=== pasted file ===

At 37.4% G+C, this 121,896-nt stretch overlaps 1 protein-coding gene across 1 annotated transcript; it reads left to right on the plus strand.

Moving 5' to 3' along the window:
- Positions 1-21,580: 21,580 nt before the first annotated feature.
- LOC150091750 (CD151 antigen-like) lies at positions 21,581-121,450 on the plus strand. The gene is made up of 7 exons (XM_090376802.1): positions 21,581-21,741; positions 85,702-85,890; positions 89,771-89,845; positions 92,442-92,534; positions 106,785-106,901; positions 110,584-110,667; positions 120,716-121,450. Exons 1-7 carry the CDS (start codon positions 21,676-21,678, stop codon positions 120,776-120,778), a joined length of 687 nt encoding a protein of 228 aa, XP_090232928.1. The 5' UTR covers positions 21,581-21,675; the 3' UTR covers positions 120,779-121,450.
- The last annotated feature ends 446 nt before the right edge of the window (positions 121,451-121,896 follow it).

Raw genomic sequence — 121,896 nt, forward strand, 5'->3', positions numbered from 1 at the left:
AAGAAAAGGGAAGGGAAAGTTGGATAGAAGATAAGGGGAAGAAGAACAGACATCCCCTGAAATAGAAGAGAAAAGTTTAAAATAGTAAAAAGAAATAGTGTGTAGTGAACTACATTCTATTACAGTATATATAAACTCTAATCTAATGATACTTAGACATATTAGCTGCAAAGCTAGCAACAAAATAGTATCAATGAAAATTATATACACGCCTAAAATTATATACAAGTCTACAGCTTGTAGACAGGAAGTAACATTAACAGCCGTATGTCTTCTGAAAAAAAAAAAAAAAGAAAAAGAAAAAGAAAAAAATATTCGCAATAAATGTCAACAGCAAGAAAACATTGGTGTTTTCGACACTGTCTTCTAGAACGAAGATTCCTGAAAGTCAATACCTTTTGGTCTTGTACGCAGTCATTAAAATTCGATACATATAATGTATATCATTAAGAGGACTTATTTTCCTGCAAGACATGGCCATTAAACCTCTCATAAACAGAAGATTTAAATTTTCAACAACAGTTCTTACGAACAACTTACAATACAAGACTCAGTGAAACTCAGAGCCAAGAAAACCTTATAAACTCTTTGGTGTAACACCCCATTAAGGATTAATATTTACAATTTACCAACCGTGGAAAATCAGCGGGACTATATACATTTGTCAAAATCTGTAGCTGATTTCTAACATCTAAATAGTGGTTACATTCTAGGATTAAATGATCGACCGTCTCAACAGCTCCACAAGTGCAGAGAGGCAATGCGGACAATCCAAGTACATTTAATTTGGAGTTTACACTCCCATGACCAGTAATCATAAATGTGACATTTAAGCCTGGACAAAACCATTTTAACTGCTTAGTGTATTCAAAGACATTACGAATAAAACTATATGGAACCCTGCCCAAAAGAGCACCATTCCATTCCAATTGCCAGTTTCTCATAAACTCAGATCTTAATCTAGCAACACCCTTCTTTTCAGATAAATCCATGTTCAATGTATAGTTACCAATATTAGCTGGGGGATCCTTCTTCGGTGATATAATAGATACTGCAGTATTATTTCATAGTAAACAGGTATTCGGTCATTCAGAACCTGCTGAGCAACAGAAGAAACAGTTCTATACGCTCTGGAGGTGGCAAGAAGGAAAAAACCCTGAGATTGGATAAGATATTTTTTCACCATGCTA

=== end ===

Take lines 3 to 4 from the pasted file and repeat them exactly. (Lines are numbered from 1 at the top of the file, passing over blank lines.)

- Positions 1-21,580: 21,580 nt before the first annotated feature.
- LOC150091750 (CD151 antigen-like) lies at positions 21,581-121,450 on the plus strand. The gene is made up of 7 exons (XM_090376802.1): positions 21,581-21,741; positions 85,702-85,890; positions 89,771-89,845; positions 92,442-92,534; positions 106,785-106,901; positions 110,584-110,667; positions 120,716-121,450. Exons 1-7 carry the CDS (start codon positions 21,676-21,678, stop codon positions 120,776-120,778), a joined length of 687 nt encoding a protein of 228 aa, XP_090232928.1. The 5' UTR covers positions 21,581-21,675; the 3' UTR covers positions 120,779-121,450.